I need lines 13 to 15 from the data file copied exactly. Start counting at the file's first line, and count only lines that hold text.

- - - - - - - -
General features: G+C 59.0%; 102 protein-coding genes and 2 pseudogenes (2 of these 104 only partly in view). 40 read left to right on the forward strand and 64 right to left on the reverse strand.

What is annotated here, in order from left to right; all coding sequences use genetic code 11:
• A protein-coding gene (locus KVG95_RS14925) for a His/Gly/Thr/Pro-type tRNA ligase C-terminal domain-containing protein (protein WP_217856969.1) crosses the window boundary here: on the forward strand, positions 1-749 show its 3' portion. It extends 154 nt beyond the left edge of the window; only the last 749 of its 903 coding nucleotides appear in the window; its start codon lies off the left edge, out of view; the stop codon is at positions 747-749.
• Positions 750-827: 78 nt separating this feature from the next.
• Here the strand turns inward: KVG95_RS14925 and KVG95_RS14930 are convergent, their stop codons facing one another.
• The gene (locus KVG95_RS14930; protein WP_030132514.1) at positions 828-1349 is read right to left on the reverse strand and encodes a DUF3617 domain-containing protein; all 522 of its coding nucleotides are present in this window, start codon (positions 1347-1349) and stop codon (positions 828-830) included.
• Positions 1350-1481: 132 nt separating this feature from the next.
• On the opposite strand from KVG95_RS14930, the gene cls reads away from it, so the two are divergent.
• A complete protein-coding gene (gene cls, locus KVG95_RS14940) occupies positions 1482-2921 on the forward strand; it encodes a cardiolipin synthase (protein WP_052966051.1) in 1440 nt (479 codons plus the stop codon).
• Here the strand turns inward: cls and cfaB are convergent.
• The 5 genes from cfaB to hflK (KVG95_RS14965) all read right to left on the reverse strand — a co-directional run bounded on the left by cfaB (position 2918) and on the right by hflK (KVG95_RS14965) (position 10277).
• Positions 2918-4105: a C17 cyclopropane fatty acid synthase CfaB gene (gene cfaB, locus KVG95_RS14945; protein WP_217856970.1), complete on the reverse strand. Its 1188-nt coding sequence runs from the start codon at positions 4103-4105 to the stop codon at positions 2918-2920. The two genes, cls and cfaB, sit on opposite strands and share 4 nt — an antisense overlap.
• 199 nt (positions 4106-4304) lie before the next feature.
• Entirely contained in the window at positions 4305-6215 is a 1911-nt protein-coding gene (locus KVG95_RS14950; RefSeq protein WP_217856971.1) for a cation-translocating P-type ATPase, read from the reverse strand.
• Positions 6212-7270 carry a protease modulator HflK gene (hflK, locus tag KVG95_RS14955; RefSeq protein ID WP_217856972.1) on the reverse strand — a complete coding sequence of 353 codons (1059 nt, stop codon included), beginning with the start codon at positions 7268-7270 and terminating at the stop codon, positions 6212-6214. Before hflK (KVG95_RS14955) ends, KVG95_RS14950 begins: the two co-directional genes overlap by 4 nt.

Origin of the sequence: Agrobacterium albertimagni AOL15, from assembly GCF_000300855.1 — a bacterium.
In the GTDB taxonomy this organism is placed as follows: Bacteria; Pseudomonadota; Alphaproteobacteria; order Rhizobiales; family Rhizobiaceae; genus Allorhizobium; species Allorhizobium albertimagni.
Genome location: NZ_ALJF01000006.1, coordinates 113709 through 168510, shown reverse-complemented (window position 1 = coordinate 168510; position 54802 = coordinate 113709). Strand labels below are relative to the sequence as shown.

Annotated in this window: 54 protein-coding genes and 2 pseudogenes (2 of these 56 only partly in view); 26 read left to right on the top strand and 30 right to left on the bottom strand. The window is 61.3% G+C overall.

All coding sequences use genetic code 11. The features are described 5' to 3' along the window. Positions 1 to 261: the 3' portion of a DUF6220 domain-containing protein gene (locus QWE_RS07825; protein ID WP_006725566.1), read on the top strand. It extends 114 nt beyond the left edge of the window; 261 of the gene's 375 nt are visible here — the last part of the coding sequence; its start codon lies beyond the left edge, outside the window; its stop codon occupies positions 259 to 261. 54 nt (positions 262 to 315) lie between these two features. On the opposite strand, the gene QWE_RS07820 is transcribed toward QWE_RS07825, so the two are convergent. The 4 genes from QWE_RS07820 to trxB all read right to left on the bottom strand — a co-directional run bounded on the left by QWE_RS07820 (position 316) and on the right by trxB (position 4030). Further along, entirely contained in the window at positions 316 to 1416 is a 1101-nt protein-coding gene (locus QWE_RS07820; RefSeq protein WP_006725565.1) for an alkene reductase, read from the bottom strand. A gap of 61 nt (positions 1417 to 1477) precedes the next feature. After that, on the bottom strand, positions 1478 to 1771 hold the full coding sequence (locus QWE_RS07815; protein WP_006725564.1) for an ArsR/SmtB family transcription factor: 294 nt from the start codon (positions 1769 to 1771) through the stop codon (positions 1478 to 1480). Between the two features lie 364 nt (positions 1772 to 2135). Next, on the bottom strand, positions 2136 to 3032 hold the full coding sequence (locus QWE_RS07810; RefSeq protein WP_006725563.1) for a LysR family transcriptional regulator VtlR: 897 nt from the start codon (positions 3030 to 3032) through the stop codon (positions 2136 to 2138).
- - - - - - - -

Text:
• 199 nt (positions 4106-4304) lie before the next feature.
• Entirely contained in the window at positions 4305-6215 is a 1911-nt protein-coding gene (locus KVG95_RS14950; RefSeq protein WP_217856971.1) for a cation-translocating P-type ATPase, read from the reverse strand.
• Positions 6212-7270 carry a protease modulator HflK gene (hflK, locus tag KVG95_RS14955; RefSeq protein ID WP_217856972.1) on the reverse strand — a complete coding sequence of 353 codons (1059 nt, stop codon included), beginning with the start codon at positions 7268-7270 and terminating at the stop codon, positions 6212-6214. Before hflK (KVG95_RS14955) ends, KVG95_RS14950 begins: the two co-directional genes overlap by 4 nt.